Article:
MATERIAL AND MACHINING TRENDS IN AEROSPACE MANUFACTURING
Aerospace manufacturers are chasing sustainability through lower fuel consumption while retaining performance and safety, making material science and machining increasingly significant. Advanced materials expert Professor Martin Jackson discusses the current trends.
SUSTAINABILITY AND NEW MATERIALS ARE HAVING PROFOUND EFFECTS ON AIRCRAFT MANUFACTURING
One person with an inside perspective on these changes is Martin Jackson, Professor of Advanced Materials Processing at the University of Sheffield, and a world-renowned expert in titanium alloys. He’s worked with the aerospace industry for more than 25 years, but as the industry works towards a net-zero-emission manufacturing goal he says: “There’s no better time to be a materials scientist.”
Here, Professor Jackson explains some of the current trends in aerospace manufacturing:
The aviation industry has targeted net-zero carbon emissions by 2050, but commercial electric-powered or hydrogen-fueled planes are still some way off. Aerospace OEMs must find ways to produce aircraft with lower fuel consumption, and that means lighter yet stronger materials, and that creates challenges.
“We’re exploring the use of high-end alloys such as titanium, nickel-based super alloys and high-strength steels to increase the combustion temperature in the aero engine, making it more efficient,” Jackson explains.
“THAT’S EVERYTHING YOU WANT FROM AN AERO ENGINE IF YOU’RE FLYING, BUT YOU’VE GOT TO BE ABLE TO MANUFACTURE AND PROCESS THEM TOO. THESE MATERIALS ARE COSTLY AND HARD TO MACHINE. MACHINING IS PROBABLY THE MOST IMPORTANT AND EXPENSIVE PROCESS WHEN MAKING AN AERO ENGINE.”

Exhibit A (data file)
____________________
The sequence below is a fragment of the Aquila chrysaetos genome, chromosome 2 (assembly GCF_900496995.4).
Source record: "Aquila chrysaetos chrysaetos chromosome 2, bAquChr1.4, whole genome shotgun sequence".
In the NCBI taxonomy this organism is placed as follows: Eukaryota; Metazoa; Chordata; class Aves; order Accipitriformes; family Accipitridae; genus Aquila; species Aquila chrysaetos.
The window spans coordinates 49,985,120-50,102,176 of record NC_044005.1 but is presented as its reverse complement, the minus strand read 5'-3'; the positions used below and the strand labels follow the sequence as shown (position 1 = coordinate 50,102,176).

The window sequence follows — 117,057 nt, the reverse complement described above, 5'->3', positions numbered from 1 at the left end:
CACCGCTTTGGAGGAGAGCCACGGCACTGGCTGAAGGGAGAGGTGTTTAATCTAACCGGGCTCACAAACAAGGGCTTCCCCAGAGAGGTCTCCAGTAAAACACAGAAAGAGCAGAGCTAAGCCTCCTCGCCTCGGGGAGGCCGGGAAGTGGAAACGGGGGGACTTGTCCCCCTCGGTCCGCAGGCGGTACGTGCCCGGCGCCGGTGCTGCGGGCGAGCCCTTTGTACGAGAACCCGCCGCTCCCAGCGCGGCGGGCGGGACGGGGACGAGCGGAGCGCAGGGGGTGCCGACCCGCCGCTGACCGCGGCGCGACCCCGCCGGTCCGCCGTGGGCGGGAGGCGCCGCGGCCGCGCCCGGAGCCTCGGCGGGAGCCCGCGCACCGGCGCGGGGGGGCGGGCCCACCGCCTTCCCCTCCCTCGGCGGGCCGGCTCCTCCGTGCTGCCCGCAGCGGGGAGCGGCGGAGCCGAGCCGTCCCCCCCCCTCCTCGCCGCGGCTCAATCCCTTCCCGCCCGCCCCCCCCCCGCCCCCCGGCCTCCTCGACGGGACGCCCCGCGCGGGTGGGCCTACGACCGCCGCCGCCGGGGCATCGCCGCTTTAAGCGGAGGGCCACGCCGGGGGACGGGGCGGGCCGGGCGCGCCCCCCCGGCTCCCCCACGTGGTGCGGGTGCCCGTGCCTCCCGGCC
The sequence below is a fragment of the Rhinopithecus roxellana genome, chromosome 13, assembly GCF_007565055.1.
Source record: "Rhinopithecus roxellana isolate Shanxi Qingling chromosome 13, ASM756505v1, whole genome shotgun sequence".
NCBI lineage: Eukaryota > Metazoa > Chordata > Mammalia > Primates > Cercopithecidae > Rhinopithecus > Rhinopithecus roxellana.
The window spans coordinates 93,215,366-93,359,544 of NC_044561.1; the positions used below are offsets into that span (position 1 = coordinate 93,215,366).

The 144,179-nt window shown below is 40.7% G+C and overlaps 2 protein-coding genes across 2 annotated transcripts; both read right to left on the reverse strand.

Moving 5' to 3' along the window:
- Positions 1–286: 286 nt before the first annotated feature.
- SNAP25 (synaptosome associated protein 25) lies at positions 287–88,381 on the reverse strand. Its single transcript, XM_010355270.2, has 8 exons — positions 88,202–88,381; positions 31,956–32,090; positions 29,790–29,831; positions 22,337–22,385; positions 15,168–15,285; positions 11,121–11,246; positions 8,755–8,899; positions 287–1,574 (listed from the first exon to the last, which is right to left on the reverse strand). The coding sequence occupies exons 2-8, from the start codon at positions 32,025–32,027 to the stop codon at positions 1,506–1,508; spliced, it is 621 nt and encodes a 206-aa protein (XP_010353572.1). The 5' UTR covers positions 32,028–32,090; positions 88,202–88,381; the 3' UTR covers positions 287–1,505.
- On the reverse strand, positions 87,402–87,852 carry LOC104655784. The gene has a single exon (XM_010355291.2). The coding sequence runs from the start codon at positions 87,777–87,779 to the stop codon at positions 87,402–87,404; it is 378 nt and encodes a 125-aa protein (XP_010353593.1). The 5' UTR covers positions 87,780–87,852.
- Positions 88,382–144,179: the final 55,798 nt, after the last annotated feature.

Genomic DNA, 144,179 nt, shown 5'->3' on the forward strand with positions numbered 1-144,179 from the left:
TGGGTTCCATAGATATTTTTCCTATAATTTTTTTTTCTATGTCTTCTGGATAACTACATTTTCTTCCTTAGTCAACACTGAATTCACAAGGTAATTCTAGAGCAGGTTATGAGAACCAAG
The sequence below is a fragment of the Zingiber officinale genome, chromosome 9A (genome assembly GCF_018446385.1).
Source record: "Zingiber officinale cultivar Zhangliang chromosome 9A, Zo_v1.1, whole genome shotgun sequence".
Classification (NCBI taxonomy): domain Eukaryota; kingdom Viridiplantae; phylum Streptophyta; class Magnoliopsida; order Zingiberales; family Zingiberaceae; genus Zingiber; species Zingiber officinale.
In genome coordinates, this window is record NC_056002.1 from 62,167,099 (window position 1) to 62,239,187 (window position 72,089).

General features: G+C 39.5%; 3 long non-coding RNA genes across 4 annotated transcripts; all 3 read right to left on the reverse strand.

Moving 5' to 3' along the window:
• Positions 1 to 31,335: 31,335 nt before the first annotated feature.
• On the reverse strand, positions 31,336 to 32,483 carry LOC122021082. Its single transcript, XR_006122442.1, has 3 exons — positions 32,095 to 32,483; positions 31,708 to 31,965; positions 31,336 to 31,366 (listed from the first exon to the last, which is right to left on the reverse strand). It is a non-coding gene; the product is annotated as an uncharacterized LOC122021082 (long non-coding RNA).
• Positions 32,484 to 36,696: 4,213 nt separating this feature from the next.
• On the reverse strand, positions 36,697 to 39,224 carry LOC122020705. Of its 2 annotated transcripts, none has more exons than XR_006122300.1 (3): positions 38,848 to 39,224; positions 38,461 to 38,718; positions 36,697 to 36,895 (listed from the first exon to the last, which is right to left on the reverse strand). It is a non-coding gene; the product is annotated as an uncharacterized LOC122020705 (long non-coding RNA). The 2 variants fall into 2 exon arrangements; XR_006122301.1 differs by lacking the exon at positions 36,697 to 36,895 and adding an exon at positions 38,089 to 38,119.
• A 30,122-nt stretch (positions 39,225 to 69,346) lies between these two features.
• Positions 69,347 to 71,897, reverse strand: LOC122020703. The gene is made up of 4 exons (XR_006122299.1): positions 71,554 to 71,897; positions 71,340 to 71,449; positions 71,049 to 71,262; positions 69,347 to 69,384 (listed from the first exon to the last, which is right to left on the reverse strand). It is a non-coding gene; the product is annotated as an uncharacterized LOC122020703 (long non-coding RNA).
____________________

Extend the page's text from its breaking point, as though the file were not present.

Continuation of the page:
The aerospace industry is now making more machinable alloys. These aren’t as strong but have better machinability, requiring fewer tools and resulting in better metal removal rates for a near-net shape.
“This is where Seco are very good,” says Jackson. “They’re developing great tools and great coatings to overcome these issues to machine those components into near-net shapes.”
High-pressure turbine discs now being produced from powder through additive manufacturing (3D printing). It’s a clever new approach to a longstanding problem of chemistry.
“The nickel-based superalloys in gas turbine engine disc components are very difficult to melt because the chemistry is so variable from center to edge,” explains Jackson. “To try and homogenize that through forging is difficult.”
“By using a powder, manufacturers can get more homogeneous chemistry and then center that powder through hot isostatic pressing.”
However, although titanium is costly to melt and forge, Professor Jackson says it won’t be rendered in powder form anytime soon.
“A powder version of titanium is no good due to the concerns over stray particles that would cause issues further down the line.”
In striving for sustainable aircraft, the aerospace industry shouldn’t forget sustainable manufacturing.
“We also need to make the manufacturing process and supply chain more sustainable, with fewer tools, more rapid machining with less energy and less cutting fluid used.”
The forging of a billet in aero engine manufacturing can see up to 90% cut away, with just 10% of the material used for the aircraft. The industry has traditionally given the swarf to scrap merchants but it’s now being pressed to recycle it more effectively. Safety and performance standards prevent it being reconstituted for aero engines, but it’s robust enough for use in other industries, including automotive.